Thursday, May 30, 2019

Amsterdam, The Netherlands

The kids and Mat are off for the next few days because of the Ascencion holiday, so we planned a trip to Amsterdam.  We decided to drive because it is only about 7 hours by car and for the 5 of us - this was $800 cheaper than flying (the holiday weekend was making flights very expensive).  We drove through Germany, France, Luxembourg, Belgium and into The Netherlands.  It was a really beautiful drive, and very easy. We arrived last night and settled into our airbnb (which was really beautiful and one of the nicest we ever stayed in).  We are staying in Wassenar, right outside of The Hague.  It was much cheaper to stay outside of Amsterdam as well, and it is a quick drive toward the city, so it was worth the savings.


 This morning we got up and drove into Amsterdam.  I had looked at our options ahead of time of the best way to get into the city.  I looked at the train -which was a good option, but we still would have had to pay to park at the train station, and then pay for the train tickets.  It would have been fine, but wasn't the cheapest option (Which I am always on the search for).  The second option was to look for a parking garage in the city.  Some you can reserve ahead of time, but most you just take a chance.  And it was about 60 Euros a day to park, which is steep.  The Third option was a park N ride right outside the city.  Cheapest option, but seemed a bit complicated and I was worried about timing it right. Fourth was an option called WeParc.  They meet you whever in the city you want to meet them, and then they pick up your car (valet) and take it and park it for you.  Then return it at your desired time in the evening.  It was perfect.  It was 40Euros for the first day and 20Euros for the second, so that was a win.  And since we had tickets for a certain time at a certian place, this ensured that we would make it without problems.





I write all this in case someone reads the blog that is looking at this for their trip to Amsterdam.  Driving in any city can be daunting, but Amsterdam is on a tourist explosion route right now, so the city is jammed with people.  It is good to have a plan if you need to drive into the city for any reason


We had a great day. Started the day at the Anne Frank House (we got to see the diary!). Humbling experience.  Seeing the Anne Frank house requires advanced tickets.  You can get them 2 months ahead of your scheduled date(and time), and it is like buying tickets for a rock concert.  I had to be at the computer when the tickets when on sale because within a few hours, they were all gone.  Amazing.  We were told they see 3000-4000 people a DAY at the Anne Frank house.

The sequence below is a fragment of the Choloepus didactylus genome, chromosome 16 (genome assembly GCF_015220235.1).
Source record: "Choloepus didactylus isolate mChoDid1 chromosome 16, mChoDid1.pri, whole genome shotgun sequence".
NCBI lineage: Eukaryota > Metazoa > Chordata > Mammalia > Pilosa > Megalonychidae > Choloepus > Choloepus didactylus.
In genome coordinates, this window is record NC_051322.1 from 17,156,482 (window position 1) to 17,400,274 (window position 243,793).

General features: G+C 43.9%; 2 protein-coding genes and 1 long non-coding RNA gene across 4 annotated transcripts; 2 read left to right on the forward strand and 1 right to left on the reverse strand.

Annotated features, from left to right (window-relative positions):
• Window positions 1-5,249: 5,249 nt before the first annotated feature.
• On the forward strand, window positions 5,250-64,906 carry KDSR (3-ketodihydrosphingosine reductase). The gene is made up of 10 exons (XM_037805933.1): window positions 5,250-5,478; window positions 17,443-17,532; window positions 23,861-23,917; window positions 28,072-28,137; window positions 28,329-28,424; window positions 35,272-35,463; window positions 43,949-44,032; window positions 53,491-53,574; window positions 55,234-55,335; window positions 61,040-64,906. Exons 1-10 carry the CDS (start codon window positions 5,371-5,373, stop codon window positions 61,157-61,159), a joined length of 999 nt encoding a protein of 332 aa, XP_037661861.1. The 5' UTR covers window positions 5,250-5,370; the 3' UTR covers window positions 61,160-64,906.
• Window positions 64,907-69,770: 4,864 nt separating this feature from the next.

The House was amazing. (you are not allowed to take pictures inside, so just take my word for it) We listened to a talk about the timeline before going in and then walked through the actual place she was hidden.  If you have never read the book, you should.  But the hidding place is not an attic, as a few people have asked me about.  It is 3 floors - there were 8 people hidden there.  The house was located in the back of Otto Frank's (Anne dad) business and so it was perfect.  For awhile.  They hid there for 2 years before they were betrayed.  They never knew who betrayed them (and they still don't).  Otto was the only one who survived the concentration camp.

We did get to see the diary.  That has been on my bucket list for a long time.  I have read the book 4 times - once myself, and then with each of my children.  So it was amazing to see it in person.


Then we went to a library that had very old books.  It was an okay experience.  It is called The Embassy of the Mind, and from the fact that it was on the "things to do" list, I expected more.  It was very small and we were only there for about 15 minutes and we saw the whole thing.  It isn't free, so that was a disappointment.





We did some walking around the city enjoying the sites.  Amsterdam is very very busy.  Before we came here, we had seen an article on how Amsterdam is working on ways to reduce the number of tourist that come to the city.  People are destrying the place with their instragram photos.  And we got to witness first hand the massive amount of people that are in this city.  This was a Thursday in May, and it was wall to wall people.  WE couldn't move freely on the sidewalks because there were so many, and the bikes!!  So.many.bikes.







We went to the cheese museum and tasted a ton of cheeses.  It is just a free little museum below a cheese shop, but we did learn some history about cheese in The Netherlands.  And the cheeses were AMAZING.  We ended up buying a few to bring back home with us.



We had lunch in a 600 year old castle, called de Waag.  It was formally called St. Anthony's gate and was built in 1488.  It was part of the original wall of Amsterdam.  IT is the oldest remaining non religious building in Amsterdam.  It is actually in one of Rembrandt's paintings (The Anatomy Lesson of Dr. Nicolas Tulp).  It is now a restaurant.  The food was really good and it was neat to eat in there.  They have candle chandaliers all over the restaurant (with actual candels still) which were cool.


After lunch we toured Rembrandt’s house.  This is where he lived and worked until he stopped being able to pay to live here.  The house was HUGE, and he stopped paying his mortgage, so he had to move out.  He lived poor until the end of his life.  The house is still set up how it was when he lived there, and ran his art studio.




We went into the oldest church in Amsterdam.  It is actually not used as a church any more, but just a place for concerts.  The organ is still being used.  







We rounded the evening off with Amsterdam’s famous Apple pie.  It is delicous.  Rows and rows of apples plus cinnamon sauce in a thin crust.  Delicious.


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